TrackRecord's Predictions For 2017

Some of these are bound to be wrong.

By Shawn Cooke Dec 15, 2016
via Fer Gonzalez
via Fer Gonzalez

This year was chock-full of loss, division, and confusion. No one needs to be reminded of that. Many of us are still processing how one man vaulted from WrestleMania appearances to the White House, the Chicago Cubs managed to win a World Series, and studio executives somehow greenlit a movie in which Kevin Spacey plays a talking cat.

Still, we have no choice but to move forward. After a year of the unthinkable, what could possibly be left to surprise us? And as we attempt to forecast music trends, we acknowledge that our predictions could prove to possibly, definitely be wrong—but we’re making a few anyway. Looking into an ever-hazy crystal ball, here are a few things we’re expecting to see in the music world next year.

Lorde returns, and reminds us of what her knock-offs have been missing.
Lorde’s Pure Heroine will turn four years old next year—which, yes, is the same amount of time we had to wait between Channel Orange and Blonde. Lorde and Frank Ocean operate in the same space, just beyond our reach, with an enigmatic quality that record labels can’t easily duplicate. Since Pure Heroine, execs have tried to turn other pop wunderkinds into full-blown superstars in Lorde's absence—I’m thinking of Daya, Hailee Steinfeld, and Meghan Trainor.

And they’ve all managed to light up the charts. But like Ocean, Lorde seems largely unconcerned with getting another No. 1 single, if it means compromising her vision. We look to Lorde for her frighteningly wise-beyond-her-years perception and goth leanings. In a lengthy birthday Facebook post, Lorde suggested that she retreated to solitude this year, and discovered “in a profound, scary, blood-aching way who I was when I was alone.” You can imagine Lorde opting for nights to herself at home, listening to Bowie and Majical Cloudz records, wondering how they could inform her own. “I am about to show you the new world,” she promised at the end of her birthday note. We can’t wait to see it.

“Indie rock is back!” … But it never left.
Next year, we’ll receive some gifts from establishment indie rock: Arcade Fire, Spoon, Grizzly Bear, The National, LCD Soundsystem, Fleet Foxes, The xx, The Shins, and Broken Social Scene have all confirmed new releases (or at least work on them) for 2017. This year, we mostly had Radiohead, and … Radiohead. But before anyone revs up a Google doc for “Rock is back!” thinkpieces, it’s important to recognize that guitar-based indie rock had a great 2016, despite what it may have lacked in tentpole appeal. Look no further than Car Seat Headrest and Mitski, the consensus breakout picks who graced almost every major year-end list and a handful of late-night shows. And they were hardly alone in nudging rock forward—The Hotelier, Pinegrove, PUP, and Cymbals Eat Guitars played in familiar sandboxes, communicating knotty, conflicted emotion in ways we hadn’t heard before. Next year, a fresh batch of new releases from beloved bands won’t save indie rock—because it doesn’t need saving.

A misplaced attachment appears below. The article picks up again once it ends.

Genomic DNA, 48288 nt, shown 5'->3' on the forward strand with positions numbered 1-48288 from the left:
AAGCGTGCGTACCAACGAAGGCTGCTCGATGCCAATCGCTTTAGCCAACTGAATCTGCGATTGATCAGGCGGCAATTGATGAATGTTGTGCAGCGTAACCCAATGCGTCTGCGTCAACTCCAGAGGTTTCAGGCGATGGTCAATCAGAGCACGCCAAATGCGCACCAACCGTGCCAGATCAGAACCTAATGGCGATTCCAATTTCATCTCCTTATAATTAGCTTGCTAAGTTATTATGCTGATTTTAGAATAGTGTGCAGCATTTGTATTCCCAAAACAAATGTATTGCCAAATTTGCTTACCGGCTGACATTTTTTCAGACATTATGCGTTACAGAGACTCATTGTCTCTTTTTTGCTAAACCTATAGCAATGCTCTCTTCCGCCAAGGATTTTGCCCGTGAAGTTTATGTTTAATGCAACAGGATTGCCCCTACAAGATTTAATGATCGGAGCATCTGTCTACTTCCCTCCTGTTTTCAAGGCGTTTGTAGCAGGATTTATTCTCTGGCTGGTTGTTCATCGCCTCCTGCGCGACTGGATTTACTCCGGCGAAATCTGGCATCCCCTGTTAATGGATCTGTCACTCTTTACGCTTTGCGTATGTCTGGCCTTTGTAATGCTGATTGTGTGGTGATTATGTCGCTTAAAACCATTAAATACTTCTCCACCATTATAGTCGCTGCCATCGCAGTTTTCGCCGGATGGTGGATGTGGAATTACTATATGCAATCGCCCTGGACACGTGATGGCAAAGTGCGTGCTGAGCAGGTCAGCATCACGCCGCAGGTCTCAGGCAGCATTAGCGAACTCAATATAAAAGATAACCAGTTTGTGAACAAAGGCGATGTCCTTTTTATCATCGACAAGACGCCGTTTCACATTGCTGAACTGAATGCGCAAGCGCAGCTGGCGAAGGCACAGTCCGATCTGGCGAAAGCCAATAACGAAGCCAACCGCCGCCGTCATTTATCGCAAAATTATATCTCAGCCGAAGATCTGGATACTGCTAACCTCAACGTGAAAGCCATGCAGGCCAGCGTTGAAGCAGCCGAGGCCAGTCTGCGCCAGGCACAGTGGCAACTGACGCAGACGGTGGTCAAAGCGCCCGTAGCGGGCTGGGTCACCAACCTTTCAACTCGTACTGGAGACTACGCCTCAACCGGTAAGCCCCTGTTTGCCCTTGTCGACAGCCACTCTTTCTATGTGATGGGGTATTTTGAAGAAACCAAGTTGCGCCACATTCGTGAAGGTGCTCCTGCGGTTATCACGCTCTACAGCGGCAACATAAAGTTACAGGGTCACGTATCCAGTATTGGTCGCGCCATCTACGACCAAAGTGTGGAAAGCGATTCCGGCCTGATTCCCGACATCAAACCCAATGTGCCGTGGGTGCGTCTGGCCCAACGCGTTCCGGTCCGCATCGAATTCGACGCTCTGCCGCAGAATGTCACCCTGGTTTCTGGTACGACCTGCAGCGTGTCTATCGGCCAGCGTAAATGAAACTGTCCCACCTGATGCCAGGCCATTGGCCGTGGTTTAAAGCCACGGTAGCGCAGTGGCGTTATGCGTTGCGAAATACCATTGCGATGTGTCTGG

More hologram tours, less soul-crushing death.
This merciless year claimed some of our most vital icons—Prince, Bowie, Leonard Cohen, Juan Gabriel, and Phife, to name a few. Our simple wish for 2017: please don’t make this volume of loss an annual tradition. Instead, we could likely see the revival of some departed musicians, in the form of long-gestating hologram tours. This year, a Ronnie James Dio hologram debuted, with plans to tour in 2017. Digital renderings of Jackie Wilson and Notorious B.I.G. have been discussed for the past two years, with tentative tours set for next year. But after Whitney Houston’s hologram debut on The Voice was met with a, well, tepid reaction, her estate backed out of touring plans. Which begs the question: Is there a genuine demand for these digital ghosts, or are their teams overreaching to keep the legacy revenue flowing?

Music might get more political next year, but that doesn’t necessarily mean better.
“At least music will be great under Trump,” is something you probably read in the election’s immediate aftermath. This line of thinking is messy for numerous reasons: it puts art above the lives of others, but also seems to ignore the urgent, political albums we’ve heard in the past few years. Kendrick Lamar, Solange, Run the Jewels, Jeff Rosenstock, and ANOHNI weren’t afraid of their president when they made nuanced records—even if they occasionally grappled with his flaws. There was enough to fear elsewhere. We don’t need an American Idiot 2 to explain how everything’s gone to hell; it’d be far nicer if no one felt the urge to make one.

Chromatics will finally release Dear Tommy.
Well, let’s not get ahead of ourselves.